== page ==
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Finally

Thursdays Are For Gratitude

(I'm grateful every day . . . but in November, I blog about it, too.)

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On Tuesdays, my dad and I go out for lunch together.  This week, as we sat eating our sandwiches, our conversation turned to hobbies -- and about how so many people just don't "get" them. I'm sure you know what I mean . . . those folks who say things like 'I could never find the time' . . . or 'I don't have the patience.'  Or - worst of all - those people who belittle your choice of hobby: 'she plays in the dirt' or 'you probably made that'.  We both agreed that it's just silly and sad, and neither of us understand how people can NOT have hobbies.  For both my dad and I, our hobbies provide entertainment and outlets for creativity and friendships and -- even some really useful objects.

All of our talk about hobbies got me thinking more about my own this week -- how much they add to my days and settle me and just . . . well . . . please me!

So today, I'm grateful for my hobbies, and in particular, for the hobbies that allow me to make things.

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  • I'm grateful for the teachers who showed me how to use my hands to make beautiful things in the first place:  my great grandmother (who taught me how to embroider), my mom (who taught be how to knit), and Miss Helzer (who taught me the right way to sew).
  • I'm grateful for the ever-expanding availability of lovely materials to work with.  Earlier in my life, I was limited by the fabric and fiber choices available to me locally (often . . . just Red Heart yarn at the grocery store, y'know?).  Now?  There are yarn shops and fabric stores and fiber festivals and "big box" craft stores -- not to mention all the online resources.  It is a treasure trove of options out there.
  • I'm grateful for all the online resources to help me be a better knitter/stitcher/sewist.  Ravelry (for keeping track of my projects and patterns, for an endless parade of new designs, and for real-life photos of finished projects), Pinterest (for never-ending ideas and inspiration - and a way to sort and save them), blogs (for friendship and technique and inspiration), YouTube videos (for technique and instructional how-tos).  Really . . . an embarrassment of riches.

How about you?  What are you grateful for today?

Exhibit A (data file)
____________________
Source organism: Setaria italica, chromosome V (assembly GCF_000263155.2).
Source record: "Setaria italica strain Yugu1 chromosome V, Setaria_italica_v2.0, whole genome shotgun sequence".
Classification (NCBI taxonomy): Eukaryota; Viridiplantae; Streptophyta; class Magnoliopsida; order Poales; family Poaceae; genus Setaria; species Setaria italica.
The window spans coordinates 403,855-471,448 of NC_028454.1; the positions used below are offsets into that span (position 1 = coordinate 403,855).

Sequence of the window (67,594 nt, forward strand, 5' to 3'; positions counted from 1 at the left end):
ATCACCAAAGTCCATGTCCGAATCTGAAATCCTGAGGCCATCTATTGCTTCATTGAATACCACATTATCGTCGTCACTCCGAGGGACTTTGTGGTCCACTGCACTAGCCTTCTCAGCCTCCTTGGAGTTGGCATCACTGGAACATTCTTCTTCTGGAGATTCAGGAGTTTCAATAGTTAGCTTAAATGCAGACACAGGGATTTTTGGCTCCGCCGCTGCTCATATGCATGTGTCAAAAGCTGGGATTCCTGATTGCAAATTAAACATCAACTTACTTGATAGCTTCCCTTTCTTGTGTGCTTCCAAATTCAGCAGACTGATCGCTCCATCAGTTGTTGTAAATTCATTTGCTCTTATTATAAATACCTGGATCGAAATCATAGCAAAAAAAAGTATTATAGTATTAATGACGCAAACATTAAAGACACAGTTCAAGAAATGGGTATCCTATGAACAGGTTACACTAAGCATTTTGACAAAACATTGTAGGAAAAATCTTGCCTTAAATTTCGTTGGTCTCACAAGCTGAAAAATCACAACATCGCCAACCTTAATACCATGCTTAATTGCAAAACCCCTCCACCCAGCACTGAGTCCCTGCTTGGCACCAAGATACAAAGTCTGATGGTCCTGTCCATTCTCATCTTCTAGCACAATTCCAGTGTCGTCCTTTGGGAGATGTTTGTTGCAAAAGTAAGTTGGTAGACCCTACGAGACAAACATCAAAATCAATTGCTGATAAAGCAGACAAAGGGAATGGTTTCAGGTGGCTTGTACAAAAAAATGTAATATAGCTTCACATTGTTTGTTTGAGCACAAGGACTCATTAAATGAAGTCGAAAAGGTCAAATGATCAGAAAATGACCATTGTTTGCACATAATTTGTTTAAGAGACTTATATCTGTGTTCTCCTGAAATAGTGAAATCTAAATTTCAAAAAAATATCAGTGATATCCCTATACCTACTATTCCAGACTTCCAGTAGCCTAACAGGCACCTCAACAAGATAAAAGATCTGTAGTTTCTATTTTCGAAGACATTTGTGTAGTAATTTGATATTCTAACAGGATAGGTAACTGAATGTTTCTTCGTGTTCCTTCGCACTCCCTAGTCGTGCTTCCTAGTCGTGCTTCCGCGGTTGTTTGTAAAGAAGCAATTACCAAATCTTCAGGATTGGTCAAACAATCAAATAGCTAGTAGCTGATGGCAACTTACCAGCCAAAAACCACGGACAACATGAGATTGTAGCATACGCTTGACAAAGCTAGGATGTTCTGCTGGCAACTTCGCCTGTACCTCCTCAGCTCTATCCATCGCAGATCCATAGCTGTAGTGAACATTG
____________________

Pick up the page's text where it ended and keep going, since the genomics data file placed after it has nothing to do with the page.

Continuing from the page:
Comments

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Carole

I can't imagine a life without hobbies either! I mean . . . reading, knitting, sewing, painting . . . those things add SO much to my life!

Bonny

I worry about people that don't have hobbies! I think their lives might be not as rich, creative, or just as enjoyable as they could be. I wish I had more time for reading, knitting, and exploring new hobbies.
P.S. I love your weekly lunch date! This is important and something I wish I had done.

Kat

I, too, love your lunch date! I did not have lunch dates with my nana, but every night when I cooked dinner I called her. We talked about what we were each respectively making and I welcome her ideas and suggestions for meal improvement! She taught me to sew, and cook, and so many things. All of which are *still* part of my life today. (plus a few additional things - because she always said, you are never too old to learn!)

And, I am profoundly thankful for her - and even more thankful that I had her for so many years.

Dee

All of those things that you mentioned.

Especially You-Tube today. I had to look up a stitch and following the brief video made it easy-peazy!

Mary

I host a knitting group at my mom's community on Thursdays. It's a small group, but the conversation is lively and the knitting is always interesting. I am grateful for a way to connect!

Valerie

Me too on this post. It's why I have Melanie Falick's new book on my Christmas wish list:
Making a Life: Working by Hand and Discovering the Life You Are Meant to Live

Sarah

I often wonder what those people who don't have hobbies do when they're not working or sleeping. Do they just stare at the wall? My life is so much richer because of the things I do in my spare time, and I couldn't imagine life without them.

Chloe

I am very grateful for knitting. All I can say to those who disparage hobbies is that I feel sorry for them. What a wonderful thing, a weekly lunch with your Dad. I think a lot of people could benefit from your positive example. It might be awkward if there has been a long lapse, but they could start by sharing memories. Coincidentally, an idea proposed on a TV show recently on how to survive big Thanksgiving dinners. Survive?? I was Grateful! Also looking forward to Melanie Falick's book!

Margene Smith

How wonderful you can have lunch with your dad and have a great conversation. People who have no desire to follow a creative pursuit (or several pursuits) just make me feel sad and/or sorry for them. Maybe they spend their time in other productive ways (but how?!). Daily I think of dozens of people, places, and things (truly an embarrassment of privileges) that fill my heart with gratitude. How can I be so fortunate to be in this place and time?

Honore´

I just want to be cloned so I can engage in my hobbies all at the same time...love your lunch dates with your dad; brought a few trips down memory lane for me. Thank you!
Cheers~

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